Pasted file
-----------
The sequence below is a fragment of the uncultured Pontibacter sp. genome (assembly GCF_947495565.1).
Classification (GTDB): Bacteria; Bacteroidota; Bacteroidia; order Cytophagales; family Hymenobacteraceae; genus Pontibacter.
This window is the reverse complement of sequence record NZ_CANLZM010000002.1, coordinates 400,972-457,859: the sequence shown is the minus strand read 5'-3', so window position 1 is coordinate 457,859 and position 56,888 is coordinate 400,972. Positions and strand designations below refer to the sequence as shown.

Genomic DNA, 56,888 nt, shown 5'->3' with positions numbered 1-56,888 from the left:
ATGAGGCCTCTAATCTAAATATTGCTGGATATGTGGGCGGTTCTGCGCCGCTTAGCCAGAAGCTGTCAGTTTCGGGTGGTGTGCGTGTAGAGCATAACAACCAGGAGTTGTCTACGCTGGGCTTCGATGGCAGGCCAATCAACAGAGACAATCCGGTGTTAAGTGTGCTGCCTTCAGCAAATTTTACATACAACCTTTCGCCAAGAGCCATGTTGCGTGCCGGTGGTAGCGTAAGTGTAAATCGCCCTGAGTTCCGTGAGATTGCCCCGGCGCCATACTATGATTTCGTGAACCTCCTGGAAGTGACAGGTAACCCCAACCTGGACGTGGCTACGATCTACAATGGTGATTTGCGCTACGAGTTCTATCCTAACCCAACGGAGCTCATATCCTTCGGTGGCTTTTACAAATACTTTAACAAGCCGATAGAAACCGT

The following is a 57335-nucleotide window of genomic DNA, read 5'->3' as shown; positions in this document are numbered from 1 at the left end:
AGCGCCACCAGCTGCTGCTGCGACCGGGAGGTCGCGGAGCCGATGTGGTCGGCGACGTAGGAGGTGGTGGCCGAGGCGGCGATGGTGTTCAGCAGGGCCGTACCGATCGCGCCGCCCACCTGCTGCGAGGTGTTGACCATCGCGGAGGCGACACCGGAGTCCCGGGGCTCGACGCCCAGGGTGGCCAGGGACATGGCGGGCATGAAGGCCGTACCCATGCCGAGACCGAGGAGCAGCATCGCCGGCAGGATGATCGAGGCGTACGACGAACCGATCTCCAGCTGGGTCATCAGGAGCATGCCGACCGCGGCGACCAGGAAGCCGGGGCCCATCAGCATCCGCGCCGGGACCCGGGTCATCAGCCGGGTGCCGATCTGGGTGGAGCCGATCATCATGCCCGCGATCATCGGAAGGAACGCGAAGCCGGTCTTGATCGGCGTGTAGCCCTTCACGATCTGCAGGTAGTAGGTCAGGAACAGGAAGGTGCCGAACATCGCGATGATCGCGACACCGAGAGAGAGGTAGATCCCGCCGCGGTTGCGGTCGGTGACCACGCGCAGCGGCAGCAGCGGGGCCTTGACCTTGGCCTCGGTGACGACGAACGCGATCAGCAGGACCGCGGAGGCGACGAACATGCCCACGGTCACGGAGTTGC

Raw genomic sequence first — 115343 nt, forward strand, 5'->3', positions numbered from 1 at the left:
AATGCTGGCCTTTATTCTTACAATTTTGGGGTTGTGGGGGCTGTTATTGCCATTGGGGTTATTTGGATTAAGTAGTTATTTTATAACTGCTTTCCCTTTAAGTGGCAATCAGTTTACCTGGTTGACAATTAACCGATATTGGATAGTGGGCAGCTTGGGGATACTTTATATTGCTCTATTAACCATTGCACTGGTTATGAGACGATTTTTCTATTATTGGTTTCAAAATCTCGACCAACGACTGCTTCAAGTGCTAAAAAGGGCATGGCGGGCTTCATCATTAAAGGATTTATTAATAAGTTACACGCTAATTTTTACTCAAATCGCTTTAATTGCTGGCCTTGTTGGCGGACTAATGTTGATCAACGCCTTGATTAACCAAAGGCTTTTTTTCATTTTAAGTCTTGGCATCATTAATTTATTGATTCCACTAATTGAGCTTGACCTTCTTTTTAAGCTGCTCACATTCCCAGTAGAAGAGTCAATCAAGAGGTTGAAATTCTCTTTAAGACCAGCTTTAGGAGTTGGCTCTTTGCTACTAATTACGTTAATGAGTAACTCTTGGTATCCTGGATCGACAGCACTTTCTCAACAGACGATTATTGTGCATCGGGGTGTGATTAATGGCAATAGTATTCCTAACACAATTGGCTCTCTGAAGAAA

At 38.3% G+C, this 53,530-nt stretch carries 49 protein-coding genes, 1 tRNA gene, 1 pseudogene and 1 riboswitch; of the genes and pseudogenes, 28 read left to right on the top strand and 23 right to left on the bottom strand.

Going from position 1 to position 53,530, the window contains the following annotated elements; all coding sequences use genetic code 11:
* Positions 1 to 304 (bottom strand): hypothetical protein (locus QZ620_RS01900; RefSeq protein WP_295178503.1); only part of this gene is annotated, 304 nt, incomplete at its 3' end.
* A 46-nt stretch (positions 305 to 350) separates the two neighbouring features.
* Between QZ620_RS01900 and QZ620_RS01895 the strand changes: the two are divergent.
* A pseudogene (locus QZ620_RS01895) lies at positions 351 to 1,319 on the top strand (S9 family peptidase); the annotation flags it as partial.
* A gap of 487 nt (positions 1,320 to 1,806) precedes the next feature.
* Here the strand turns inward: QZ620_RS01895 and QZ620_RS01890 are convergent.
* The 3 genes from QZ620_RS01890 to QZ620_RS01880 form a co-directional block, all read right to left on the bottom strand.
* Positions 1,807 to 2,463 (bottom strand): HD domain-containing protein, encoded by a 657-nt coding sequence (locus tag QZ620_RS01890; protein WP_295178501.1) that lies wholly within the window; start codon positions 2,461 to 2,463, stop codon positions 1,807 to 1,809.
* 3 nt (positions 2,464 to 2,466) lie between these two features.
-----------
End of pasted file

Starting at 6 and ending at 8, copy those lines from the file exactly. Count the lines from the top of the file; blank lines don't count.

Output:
The following is a 57335-nucleotide window of genomic DNA, read 5'->3' as shown; positions in this document are numbered from 1 at the left end:
AGCGCCACCAGCTGCTGCTGCGACCGGGAGGTCGCGGAGCCGATGTGGTCGGCGACGTAGGAGGTGGTGGCCGAGGCGGCGATGGTGTTCAGCAGGGCCGTACCGATCGCGCCGCCCACCTGCTGCGAGGTGTTGACCATCGCGGAGGCGACACCGGAGTCCCGGGGCTCGACGCCCAGGGTGGCCAGGGACATGGCGGGCATGAAGGCCGTACCCATGCCGAGACCGAGGAGCAGCATCGCCGGCAGGATGATCGAGGCGTACGACGAACCGATCTCCAGCTGGGTCATCAGGAGCATGCCGACCGCGGCGACCAGGAAGCCGGGGCCCATCAGCATCCGCGCCGGGACCCGGGTCATCAGCCGGGTGCCGATCTGGGTGGAGCCGATCATCATGCCCGCGATCATCGGAAGGAACGCGAAGCCGGTCTTGATCGGCGTGTAGCCCTTCACGATCTGCAGGTAGTAGGTCAGGAACAGGAAGGTGCCGAACATCGCGATGATCGCGACACCGAGAGAGAGGTAGATCCCGCCGCGGTTGCGGTCGGTGACCACGCGCAGCGGCAGCAGCGGGGCCTTGACCTTGGCCTCGGTGACGACGAACGCGATCAGCAGGACCGCGGAGGCGACGAACATGCCCACGGTCACGGAGTTGC

Raw genomic sequence first — 115343 nt, forward strand, 5'->3', positions numbered from 1 at the left: